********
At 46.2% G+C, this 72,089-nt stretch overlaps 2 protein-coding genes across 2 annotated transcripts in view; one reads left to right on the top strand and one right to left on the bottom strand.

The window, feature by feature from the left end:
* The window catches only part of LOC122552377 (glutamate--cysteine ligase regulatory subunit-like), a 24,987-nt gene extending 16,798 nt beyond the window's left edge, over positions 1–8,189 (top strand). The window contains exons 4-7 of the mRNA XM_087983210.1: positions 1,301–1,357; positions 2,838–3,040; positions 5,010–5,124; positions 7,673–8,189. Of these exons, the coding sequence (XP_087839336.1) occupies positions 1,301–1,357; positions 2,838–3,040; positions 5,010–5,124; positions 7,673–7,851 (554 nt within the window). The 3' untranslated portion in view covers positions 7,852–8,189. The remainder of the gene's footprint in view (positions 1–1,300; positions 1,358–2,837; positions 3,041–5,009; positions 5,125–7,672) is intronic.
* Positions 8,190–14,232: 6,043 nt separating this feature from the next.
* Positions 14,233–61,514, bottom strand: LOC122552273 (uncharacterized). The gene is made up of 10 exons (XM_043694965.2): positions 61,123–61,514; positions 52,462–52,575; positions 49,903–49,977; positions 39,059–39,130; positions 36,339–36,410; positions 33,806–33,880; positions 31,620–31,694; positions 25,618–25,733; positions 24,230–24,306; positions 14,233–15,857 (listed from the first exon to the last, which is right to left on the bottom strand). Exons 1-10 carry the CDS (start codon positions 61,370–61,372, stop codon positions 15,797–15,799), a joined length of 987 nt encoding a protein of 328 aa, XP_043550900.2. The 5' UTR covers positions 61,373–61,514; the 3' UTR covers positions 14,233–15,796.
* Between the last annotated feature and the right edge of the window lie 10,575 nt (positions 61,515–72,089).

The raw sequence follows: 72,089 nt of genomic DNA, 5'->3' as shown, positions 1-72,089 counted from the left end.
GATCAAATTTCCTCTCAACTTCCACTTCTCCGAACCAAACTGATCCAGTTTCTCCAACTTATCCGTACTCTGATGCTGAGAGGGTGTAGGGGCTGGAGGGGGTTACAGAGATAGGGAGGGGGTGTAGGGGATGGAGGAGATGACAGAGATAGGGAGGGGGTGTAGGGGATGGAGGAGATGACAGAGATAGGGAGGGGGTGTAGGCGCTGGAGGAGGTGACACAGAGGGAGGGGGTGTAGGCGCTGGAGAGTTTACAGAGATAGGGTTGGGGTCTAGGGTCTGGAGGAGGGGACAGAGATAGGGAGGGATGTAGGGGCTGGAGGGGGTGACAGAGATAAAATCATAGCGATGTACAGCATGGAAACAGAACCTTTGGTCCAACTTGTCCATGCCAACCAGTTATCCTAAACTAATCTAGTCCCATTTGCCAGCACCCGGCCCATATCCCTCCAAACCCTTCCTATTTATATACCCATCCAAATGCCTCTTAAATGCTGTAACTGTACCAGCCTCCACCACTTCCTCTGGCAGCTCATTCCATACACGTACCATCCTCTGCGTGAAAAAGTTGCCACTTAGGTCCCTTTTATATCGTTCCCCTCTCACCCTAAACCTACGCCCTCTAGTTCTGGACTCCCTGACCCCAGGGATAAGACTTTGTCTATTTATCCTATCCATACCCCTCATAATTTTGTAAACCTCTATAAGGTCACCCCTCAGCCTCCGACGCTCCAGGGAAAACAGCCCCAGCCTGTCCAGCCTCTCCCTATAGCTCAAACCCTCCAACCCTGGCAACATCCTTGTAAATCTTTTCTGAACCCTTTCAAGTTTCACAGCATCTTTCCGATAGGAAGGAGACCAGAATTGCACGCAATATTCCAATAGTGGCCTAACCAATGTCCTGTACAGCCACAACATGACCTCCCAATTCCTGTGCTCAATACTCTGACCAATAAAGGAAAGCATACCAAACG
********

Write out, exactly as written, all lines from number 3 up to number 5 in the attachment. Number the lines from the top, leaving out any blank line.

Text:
* The window catches only part of LOC122552377 (glutamate--cysteine ligase regulatory subunit-like), a 24,987-nt gene extending 16,798 nt beyond the window's left edge, over positions 1–8,189 (top strand). The window contains exons 4-7 of the mRNA XM_087983210.1: positions 1,301–1,357; positions 2,838–3,040; positions 5,010–5,124; positions 7,673–8,189. Of these exons, the coding sequence (XP_087839336.1) occupies positions 1,301–1,357; positions 2,838–3,040; positions 5,010–5,124; positions 7,673–7,851 (554 nt within the window). The 3' untranslated portion in view covers positions 7,852–8,189. The remainder of the gene's footprint in view (positions 1–1,300; positions 1,358–2,837; positions 3,041–5,009; positions 5,125–7,672) is intronic.
* Positions 8,190–14,232: 6,043 nt separating this feature from the next.
* Positions 14,233–61,514, bottom strand: LOC122552273 (uncharacterized). The gene is made up of 10 exons (XM_043694965.2): positions 61,123–61,514; positions 52,462–52,575; positions 49,903–49,977; positions 39,059–39,130; positions 36,339–36,410; positions 33,806–33,880; positions 31,620–31,694; positions 25,618–25,733; positions 24,230–24,306; positions 14,233–15,857 (listed from the first exon to the last, which is right to left on the bottom strand). Exons 1-10 carry the CDS (start codon positions 61,370–61,372, stop codon positions 15,797–15,799), a joined length of 987 nt encoding a protein of 328 aa, XP_043550900.2. The 5' UTR covers positions 61,373–61,514; the 3' UTR covers positions 14,233–15,796.